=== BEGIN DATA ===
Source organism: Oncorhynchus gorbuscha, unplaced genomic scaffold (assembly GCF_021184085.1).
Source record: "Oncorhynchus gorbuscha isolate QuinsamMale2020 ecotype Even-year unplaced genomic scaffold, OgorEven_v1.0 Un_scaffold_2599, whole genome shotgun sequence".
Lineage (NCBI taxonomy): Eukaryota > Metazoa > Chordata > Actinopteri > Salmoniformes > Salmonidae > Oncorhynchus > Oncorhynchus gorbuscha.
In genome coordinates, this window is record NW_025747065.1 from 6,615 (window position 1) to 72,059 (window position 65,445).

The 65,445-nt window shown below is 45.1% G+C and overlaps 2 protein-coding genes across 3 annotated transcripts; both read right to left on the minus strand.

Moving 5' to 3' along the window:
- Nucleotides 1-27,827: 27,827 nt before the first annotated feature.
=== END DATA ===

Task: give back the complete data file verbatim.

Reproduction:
Source organism: Oncorhynchus gorbuscha, unplaced genomic scaffold (assembly GCF_021184085.1).
Source record: "Oncorhynchus gorbuscha isolate QuinsamMale2020 ecotype Even-year unplaced genomic scaffold, OgorEven_v1.0 Un_scaffold_2599, whole genome shotgun sequence".
Lineage (NCBI taxonomy): Eukaryota > Metazoa > Chordata > Actinopteri > Salmoniformes > Salmonidae > Oncorhynchus > Oncorhynchus gorbuscha.
In genome coordinates, this window is record NW_025747065.1 from 6,615 (window position 1) to 72,059 (window position 65,445).

The 65,445-nt window shown below is 45.1% G+C and overlaps 2 protein-coding genes across 3 annotated transcripts; both read right to left on the minus strand.

Moving 5' to 3' along the window:
- Nucleotides 1-27,827: 27,827 nt before the first annotated feature.